- Jane McManus, Reporter & Columnist, espnW.com
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One of the latest skirmishes in the ongoing standoff between fans of New York's two NFL franchises was sparked this offseason by two simple initials: "L" and "T."
For Giants fans, with infinitely more Super Bowl titles than the Jets in the past 40 years, those letters will always refer to venerable and combustible linebacker Lawrence Taylor. The problem started when trade rumors began flying about running back LaDainian Tomlinson possibly coming to the Jets. Fans of the Jets on Twitter, which limits comments to 140 characters, started abbreviating Tomlinson's name.
Hey now, said Giants fans via cyberspace, how about showing a little respect and calling Tomlinson LDT or LT2? Too late. It was LT's numbers versus TJ's -- as in Thomas Jones, the back whom Tomlinson replaced. It just had a ring to it, though one Jets fan said he could relate to Giants loyalists.
"Don't be calling their quarterback Broadway Eli," said Erik Manassy, who runs the JetsTwit blog.
The LT takeover is but one of the ways the Jets and their tribe of followers have tweaked the Giants in recent history. It leaves New York's NFC team in the predicament of being upstaged by a franchise it has been pretty well able to ignore for the last 30 years, except when the rent was due.
Which of the two will generate more buzz once training camp arrives? It's so close, you might as well flip a coin -- making sure a representative of each team is there to witness the outcome.
Let's outline the way the Jets were able to close the image gap. Gang Green added a coach in Rex Ryan who predicted his team would visit President Barack Obama in the White House, went to the AFC championship in his first season, was caught on camera flipping off some dude in Florida and had lap-band surgery to lose weight.
Whatcha got, Tom Coughlin? What up, son?
If Coughlin wants a headline in this town he'll have to employ some mild profanity for starters, maybe consider developing a medical condition, because the ante has officially been upped.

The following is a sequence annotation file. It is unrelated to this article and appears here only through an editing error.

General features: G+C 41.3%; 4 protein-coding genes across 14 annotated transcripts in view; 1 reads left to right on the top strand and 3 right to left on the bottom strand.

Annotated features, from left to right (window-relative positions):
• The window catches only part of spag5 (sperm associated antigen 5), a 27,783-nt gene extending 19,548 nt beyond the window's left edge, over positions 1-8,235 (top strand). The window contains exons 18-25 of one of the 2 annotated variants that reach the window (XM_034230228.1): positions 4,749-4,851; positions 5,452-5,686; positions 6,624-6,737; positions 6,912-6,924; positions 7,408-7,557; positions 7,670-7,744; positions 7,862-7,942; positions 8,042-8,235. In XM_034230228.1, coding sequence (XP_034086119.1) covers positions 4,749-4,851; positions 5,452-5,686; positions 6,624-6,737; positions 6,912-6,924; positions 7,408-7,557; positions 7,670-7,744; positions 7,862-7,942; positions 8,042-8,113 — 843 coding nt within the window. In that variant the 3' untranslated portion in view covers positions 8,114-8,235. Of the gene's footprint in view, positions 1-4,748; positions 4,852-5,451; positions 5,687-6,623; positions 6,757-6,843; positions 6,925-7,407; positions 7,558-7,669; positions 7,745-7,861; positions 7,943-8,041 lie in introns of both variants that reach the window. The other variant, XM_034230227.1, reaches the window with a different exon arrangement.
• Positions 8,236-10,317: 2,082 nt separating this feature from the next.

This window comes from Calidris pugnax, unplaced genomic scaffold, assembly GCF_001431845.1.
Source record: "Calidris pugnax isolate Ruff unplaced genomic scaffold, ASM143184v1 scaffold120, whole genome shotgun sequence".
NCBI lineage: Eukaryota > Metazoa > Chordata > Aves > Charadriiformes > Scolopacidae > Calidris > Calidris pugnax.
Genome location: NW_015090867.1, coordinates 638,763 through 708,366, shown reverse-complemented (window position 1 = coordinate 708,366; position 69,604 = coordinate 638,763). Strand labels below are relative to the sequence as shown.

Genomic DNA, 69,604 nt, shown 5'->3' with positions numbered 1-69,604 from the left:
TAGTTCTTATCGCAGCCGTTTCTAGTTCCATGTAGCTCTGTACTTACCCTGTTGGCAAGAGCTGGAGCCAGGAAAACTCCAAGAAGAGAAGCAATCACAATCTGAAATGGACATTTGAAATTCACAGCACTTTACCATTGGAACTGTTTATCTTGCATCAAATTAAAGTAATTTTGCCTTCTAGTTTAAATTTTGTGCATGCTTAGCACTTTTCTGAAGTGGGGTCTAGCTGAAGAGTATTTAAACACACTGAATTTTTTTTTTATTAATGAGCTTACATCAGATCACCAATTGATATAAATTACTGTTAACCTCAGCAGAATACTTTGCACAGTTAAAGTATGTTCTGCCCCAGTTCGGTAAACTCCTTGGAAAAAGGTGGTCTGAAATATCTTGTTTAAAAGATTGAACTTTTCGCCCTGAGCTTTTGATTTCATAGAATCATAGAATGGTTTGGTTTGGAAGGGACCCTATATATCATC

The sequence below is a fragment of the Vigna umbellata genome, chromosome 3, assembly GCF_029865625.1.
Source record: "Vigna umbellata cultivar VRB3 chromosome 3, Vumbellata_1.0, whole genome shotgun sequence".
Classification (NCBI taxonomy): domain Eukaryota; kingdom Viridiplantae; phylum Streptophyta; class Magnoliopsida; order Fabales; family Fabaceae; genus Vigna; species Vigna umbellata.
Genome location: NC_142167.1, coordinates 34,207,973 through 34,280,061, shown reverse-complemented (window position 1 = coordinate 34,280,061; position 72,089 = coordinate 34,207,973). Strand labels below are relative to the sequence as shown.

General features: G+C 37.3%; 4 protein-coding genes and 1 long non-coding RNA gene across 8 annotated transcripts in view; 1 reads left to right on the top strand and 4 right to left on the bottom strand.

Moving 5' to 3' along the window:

Ryan isn't the only personality on the Jets. The team traded up to get a marquee name in quarterback Mark Sanchez, who made his shirtless debut with a pictorial in GQ, winning over the ladies but inadvertently giving his teammates material to mock him with for years.
On the Giants, the hard-living, brash-talking LT has been replaced by players like quarterback Eli Manning, who is polite and mild-mannered and zzzzzzzz, what was I saying? Right, Manning isn't about to guarantee a Super Bowl victory.
"He's a mayo sandwich," says Jets fan Naomi Lindower. "When he comes in for a press conference you have to make sure there's enough coffee."
But Giants fans might not be so interested in having their coach act like an angry driver who just got cut off on the Cross Bronx Expressway. Coughlin and his dignity have gotten the Giants yet another Super Bowl win. Eli may not be posing on some island beachscape, but when the Giants win, he is lauded for his steadiness under pressure.
"I don't hate the Jets," says Giants fan Jason Mollica. "I mildly detest them, but they should stop talking until they win a Super Bowl."
To which a Jets fan like Lindower might say, "Weren't the Giants like 31st in defense? Honestly, I think the Jets' front office could have scored on the Giants last year."
The Giants were actually ranked 13th in the regular season in team defense, but Big Blue really did win the most high-profile honor at stake recently: hosting the first regular-season game this fall at the new Giants Stadium, or whatever they're calling it. The Giants won a coin toss, apparently held after midnight at NFL headquarters, where all participants were reportedly initiated, sworn to secrecy and given back tattoos in the shape of the late Wellington Mara.
Jets owner Woody Johnson was outraged that not a single representative of the organization, not even his caddie, was allowed to verify the outcome. Rather than seethe quietly into his cognac, Johnson had his legion of minions draft a press release and an objective news article to voice his displeasure.
That got him nowhere.
But days later word got out that his team will be featured on HBO's "Hard Knocks," meaning that each inappropriate hand gesture will be filmed in HD and beamed into living rooms across America, a real boost to the Jets' image.
For Jets fans, the days of being second-class NFL citizens might be over, or at least taking a hiatus. Who needs titles like "classy organization" when you have captured the hearts of NFL fans outside your base, in a PSL year no less?
"Everybody is going green," Lindower said, adding that going blue sounds like something requiring medical attention.
Let the fireworks begin.
Jane McManus covers the NFL for ESPNNewYork.com.
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